Veterans and Supporters Need to Register for WWII Memorial
Friday, May 1st, 2009

2009_05_p1Nine out of 10 whom actively contributed to World War II are not recognized on the National WWII Memorial. Through the World War II Registry of Remembrances, the memory of America’s World War II men and women of the armed services and any civilian who helped on the home front can be preserved at the memorial in Washington, D.C.

Anderson-McQueen Funeral and Cremation Centers, in conjunction with Lincoln Heritage Financial Planning, is calling on the St. Petersburg community to support these brave men and women by registering your own name or the name of someone you wish to honor for their service.

Join them to learn more about the registry:
Sunshine Senior Center
330 5th Street North
St. Petersburg, FL 33701
Tuesday, May 19, 2009 12:00 p.m.

There is no charge to register your own name or the name of someone you wish to honor for their service. Volunteers at the seminar will provide pictures to share of the WW II Memorial, answer questions and more importantly, help attendees register names of loved ones who participated in the armed forces or the home front effort during WW II.

”We would like to help the community with the opportunity to record history for those that created it and honor family members for generations to come,” said John McQueen, chief operations officer for Anderson-McQueen. ”Unlike other memorials, veterans must register their names, they are not automatically listed.”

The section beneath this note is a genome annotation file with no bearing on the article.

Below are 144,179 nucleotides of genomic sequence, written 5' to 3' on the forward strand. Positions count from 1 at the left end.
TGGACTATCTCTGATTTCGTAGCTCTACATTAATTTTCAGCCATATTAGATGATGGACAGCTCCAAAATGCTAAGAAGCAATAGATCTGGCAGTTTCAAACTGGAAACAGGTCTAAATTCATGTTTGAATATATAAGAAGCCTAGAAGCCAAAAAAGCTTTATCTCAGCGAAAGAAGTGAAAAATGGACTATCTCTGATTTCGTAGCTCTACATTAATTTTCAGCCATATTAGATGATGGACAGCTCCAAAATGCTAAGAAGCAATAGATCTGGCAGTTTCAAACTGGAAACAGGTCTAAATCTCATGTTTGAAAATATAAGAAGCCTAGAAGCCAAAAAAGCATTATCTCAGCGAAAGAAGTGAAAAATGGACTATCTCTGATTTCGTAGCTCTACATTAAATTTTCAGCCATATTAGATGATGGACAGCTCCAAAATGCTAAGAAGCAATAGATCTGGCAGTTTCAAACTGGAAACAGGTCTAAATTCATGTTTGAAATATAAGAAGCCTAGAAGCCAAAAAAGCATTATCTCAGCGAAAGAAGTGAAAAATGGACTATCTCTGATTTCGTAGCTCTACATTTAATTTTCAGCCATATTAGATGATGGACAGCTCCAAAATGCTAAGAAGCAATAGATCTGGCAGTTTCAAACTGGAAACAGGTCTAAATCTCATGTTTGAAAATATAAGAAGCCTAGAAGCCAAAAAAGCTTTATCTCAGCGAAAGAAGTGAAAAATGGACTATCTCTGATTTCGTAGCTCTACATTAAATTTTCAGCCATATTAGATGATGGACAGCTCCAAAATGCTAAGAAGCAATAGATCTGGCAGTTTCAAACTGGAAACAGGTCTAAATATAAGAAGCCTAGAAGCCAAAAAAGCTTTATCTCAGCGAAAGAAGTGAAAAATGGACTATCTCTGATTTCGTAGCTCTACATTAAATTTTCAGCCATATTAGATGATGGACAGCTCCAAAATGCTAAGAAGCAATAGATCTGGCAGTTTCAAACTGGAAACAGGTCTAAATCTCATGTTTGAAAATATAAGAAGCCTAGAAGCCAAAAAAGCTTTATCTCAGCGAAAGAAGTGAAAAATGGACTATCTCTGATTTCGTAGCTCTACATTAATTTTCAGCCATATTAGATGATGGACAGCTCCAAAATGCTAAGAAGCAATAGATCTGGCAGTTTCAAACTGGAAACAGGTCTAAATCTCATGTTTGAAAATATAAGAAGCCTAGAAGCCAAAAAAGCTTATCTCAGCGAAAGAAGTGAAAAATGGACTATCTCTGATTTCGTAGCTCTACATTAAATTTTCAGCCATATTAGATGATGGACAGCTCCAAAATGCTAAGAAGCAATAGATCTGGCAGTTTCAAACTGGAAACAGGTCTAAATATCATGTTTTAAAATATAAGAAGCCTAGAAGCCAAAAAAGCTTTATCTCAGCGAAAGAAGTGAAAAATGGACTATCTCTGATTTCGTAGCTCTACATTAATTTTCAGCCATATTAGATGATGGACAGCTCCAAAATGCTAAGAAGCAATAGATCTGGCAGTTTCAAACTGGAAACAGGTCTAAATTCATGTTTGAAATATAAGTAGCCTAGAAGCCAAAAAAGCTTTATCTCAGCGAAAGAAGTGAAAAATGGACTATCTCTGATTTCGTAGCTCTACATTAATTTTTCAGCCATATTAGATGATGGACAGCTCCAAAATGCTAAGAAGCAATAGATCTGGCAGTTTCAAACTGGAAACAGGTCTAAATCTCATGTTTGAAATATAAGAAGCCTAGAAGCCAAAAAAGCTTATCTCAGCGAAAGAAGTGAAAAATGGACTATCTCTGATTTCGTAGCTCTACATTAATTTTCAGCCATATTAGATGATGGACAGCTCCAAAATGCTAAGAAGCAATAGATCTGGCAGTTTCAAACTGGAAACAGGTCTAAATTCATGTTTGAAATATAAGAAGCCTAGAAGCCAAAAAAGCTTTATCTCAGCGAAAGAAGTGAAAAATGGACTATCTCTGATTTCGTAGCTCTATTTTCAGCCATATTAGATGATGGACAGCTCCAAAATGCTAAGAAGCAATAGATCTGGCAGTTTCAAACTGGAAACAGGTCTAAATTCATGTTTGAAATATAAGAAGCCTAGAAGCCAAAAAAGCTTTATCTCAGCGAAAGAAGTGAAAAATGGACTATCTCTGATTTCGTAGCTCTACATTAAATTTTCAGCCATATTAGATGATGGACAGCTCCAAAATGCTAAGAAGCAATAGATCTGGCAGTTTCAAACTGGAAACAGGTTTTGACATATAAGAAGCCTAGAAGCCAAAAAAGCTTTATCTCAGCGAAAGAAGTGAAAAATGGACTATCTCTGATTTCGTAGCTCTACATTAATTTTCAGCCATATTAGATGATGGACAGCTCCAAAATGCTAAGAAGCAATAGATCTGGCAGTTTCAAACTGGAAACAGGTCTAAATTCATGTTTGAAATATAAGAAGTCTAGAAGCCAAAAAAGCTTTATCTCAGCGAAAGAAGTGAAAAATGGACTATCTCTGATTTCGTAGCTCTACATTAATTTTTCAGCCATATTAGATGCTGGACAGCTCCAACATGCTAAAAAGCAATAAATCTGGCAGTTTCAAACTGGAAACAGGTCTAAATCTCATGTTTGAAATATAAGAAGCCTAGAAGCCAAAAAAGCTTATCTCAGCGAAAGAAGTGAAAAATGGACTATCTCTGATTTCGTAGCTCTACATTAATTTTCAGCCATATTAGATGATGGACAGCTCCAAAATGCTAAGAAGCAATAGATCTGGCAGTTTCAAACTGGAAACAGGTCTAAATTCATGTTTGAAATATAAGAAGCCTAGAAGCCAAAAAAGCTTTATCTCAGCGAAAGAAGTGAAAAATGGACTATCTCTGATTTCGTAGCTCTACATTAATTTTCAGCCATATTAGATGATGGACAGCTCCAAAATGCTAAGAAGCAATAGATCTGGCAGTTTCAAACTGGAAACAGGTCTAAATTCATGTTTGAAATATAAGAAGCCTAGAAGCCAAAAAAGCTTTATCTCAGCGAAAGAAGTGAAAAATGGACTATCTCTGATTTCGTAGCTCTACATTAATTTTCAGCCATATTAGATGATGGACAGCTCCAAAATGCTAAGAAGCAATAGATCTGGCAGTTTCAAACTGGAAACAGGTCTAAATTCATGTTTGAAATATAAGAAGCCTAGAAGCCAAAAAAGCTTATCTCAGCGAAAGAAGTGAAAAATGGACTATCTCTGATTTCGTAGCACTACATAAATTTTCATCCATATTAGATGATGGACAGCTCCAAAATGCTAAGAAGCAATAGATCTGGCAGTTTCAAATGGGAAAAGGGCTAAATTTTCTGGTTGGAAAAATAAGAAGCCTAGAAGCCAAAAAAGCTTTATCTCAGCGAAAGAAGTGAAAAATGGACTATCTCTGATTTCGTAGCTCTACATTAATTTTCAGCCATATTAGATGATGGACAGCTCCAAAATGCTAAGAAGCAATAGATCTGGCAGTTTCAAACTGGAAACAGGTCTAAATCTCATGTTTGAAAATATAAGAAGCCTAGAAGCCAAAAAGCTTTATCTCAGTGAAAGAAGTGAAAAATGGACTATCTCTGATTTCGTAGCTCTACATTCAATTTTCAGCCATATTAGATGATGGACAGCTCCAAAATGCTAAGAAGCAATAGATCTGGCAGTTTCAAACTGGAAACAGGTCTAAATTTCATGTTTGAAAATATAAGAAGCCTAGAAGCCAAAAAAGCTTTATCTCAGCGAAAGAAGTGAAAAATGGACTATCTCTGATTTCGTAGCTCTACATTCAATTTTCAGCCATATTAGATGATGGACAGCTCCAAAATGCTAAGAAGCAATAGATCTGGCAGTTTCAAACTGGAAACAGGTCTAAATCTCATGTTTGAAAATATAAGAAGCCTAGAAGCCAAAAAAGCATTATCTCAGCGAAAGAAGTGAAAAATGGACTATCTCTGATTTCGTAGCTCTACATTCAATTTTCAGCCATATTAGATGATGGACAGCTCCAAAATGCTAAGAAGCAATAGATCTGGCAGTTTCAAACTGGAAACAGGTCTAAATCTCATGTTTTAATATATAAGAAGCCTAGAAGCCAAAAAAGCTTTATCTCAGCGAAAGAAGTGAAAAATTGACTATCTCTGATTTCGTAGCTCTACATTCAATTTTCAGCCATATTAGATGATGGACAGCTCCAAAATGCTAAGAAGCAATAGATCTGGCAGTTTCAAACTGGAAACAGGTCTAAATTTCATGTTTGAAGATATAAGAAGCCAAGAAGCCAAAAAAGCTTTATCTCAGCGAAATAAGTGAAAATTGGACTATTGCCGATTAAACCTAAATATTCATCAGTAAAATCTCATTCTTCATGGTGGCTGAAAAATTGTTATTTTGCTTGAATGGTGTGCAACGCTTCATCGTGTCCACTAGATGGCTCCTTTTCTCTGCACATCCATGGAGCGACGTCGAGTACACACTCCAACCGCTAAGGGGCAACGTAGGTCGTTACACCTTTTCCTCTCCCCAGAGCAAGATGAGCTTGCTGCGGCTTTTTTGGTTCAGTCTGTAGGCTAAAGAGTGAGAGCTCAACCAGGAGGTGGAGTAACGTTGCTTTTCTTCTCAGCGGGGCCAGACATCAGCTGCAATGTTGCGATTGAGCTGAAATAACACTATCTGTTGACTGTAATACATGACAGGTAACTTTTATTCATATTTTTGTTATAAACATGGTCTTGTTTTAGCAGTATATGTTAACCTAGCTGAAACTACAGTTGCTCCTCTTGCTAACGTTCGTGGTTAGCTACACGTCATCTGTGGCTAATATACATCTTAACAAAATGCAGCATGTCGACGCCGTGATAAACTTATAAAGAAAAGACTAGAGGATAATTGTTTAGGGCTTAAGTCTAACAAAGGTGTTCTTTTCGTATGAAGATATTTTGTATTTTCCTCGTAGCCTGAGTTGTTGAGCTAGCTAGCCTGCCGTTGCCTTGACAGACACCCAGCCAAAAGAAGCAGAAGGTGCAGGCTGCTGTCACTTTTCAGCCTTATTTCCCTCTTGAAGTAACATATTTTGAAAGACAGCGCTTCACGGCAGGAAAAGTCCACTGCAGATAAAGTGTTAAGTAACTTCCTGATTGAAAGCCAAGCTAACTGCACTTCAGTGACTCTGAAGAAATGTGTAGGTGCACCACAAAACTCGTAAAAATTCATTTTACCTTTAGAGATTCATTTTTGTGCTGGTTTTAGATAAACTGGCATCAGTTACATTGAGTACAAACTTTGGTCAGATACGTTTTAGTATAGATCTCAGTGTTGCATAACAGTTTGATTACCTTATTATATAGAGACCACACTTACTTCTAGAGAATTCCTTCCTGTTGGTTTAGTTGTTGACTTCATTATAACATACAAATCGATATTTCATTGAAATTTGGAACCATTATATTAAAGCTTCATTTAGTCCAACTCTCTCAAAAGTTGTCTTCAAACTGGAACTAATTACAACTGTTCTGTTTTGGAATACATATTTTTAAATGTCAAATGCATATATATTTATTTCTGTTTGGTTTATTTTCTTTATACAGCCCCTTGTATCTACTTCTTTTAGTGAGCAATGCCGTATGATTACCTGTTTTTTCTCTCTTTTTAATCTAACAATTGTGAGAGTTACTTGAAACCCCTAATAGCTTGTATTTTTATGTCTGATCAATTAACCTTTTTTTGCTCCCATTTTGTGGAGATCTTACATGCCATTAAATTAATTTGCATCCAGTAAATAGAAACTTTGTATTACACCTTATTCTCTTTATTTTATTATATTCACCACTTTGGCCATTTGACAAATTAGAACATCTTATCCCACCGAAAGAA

Nearly 59 years after the end of World War II, the National World War II Memorial was dedicated in Washington, D.C. in May 2004. Now a part of the National Park System, the memorial honors the 16 million who served in the armed forces of the U.S. during World War II, the more than 400,000 who died, and the millions who supported the war effort from home.

Help Keep our Soldiers Connected
Wednesday, April 1st, 2009

cellphonesforsoldiersLosing contact with people who are dear to us is always stressful, even if the separation is temporary and there’s every expectation of seeing them again. This is the situation for more than 150,000 U.S. troops and their families, as these brave military men and women serve our nation overseas.

To help ease hearts and minds, Anderson-McQueen is proud to spearhead the effort to collect old cell phones from St. Petersburg residents. Ultimately, the donations make it possible for our service people to call home.

“We are proud to support U.S. troops and to assist a worthy cause like Cell Phones for Soldiers,” said John McQueen, chief operations officer for Anderson-McQueen. “We understand the value of families, and this is just a small thing we can do to help connect loved ones overseas.”

Anyone interested in supporting the cause can drop their old cell phone off at our Northeast or Tyrone locations.

Northeast St. Petersburg
2201 Dr. Martin Luther King
Street North

7820 38th Avenue North

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